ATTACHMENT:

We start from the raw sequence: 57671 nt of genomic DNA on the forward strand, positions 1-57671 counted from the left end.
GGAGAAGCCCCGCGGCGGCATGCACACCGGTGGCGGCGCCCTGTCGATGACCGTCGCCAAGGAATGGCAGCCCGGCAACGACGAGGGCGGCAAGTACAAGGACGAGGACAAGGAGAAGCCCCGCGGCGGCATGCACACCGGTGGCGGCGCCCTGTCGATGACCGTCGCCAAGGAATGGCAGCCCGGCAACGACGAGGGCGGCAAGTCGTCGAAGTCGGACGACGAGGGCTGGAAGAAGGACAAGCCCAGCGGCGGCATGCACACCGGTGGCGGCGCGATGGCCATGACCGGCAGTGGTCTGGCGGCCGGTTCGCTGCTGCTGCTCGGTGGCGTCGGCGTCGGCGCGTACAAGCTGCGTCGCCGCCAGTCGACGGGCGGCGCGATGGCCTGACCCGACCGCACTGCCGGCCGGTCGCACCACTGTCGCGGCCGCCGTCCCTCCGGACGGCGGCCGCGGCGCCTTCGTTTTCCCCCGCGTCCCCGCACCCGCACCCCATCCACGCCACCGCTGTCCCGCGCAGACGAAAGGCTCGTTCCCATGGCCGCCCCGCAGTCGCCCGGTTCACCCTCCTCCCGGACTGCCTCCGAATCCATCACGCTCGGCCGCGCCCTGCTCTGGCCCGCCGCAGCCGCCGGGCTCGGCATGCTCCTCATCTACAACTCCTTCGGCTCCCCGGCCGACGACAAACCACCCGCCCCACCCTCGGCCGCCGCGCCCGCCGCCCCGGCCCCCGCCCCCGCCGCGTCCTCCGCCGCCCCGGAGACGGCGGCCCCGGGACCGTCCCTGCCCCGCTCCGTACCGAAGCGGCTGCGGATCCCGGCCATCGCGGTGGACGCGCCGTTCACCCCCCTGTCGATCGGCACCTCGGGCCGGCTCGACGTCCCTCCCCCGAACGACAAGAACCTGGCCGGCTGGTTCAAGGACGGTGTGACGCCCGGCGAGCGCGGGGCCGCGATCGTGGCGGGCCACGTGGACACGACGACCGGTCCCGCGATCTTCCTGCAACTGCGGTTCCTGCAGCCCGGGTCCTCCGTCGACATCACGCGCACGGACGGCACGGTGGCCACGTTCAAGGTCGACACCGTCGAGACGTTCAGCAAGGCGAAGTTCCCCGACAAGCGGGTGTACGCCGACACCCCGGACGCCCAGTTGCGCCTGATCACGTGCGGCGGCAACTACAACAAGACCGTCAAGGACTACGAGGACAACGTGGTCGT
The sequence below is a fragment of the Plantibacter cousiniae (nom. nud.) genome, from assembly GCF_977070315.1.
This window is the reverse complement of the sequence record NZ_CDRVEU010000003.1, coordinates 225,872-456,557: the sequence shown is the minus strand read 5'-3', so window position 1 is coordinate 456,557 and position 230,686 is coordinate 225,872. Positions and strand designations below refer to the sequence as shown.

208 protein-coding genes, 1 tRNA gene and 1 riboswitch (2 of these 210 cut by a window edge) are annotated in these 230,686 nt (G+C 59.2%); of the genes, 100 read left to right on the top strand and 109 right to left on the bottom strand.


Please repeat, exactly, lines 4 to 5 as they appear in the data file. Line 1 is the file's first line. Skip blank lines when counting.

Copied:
This window is the reverse complement of the sequence record NZ_CDRVEU010000003.1, coordinates 225,872-456,557: the sequence shown is the minus strand read 5'-3', so window position 1 is coordinate 456,557 and position 230,686 is coordinate 225,872. Positions and strand designations below refer to the sequence as shown.

208 protein-coding genes, 1 tRNA gene and 1 riboswitch (2 of these 210 cut by a window edge) are annotated in these 230,686 nt (G+C 59.2%); of the genes, 100 read left to right on the top strand and 109 right to left on the bottom strand.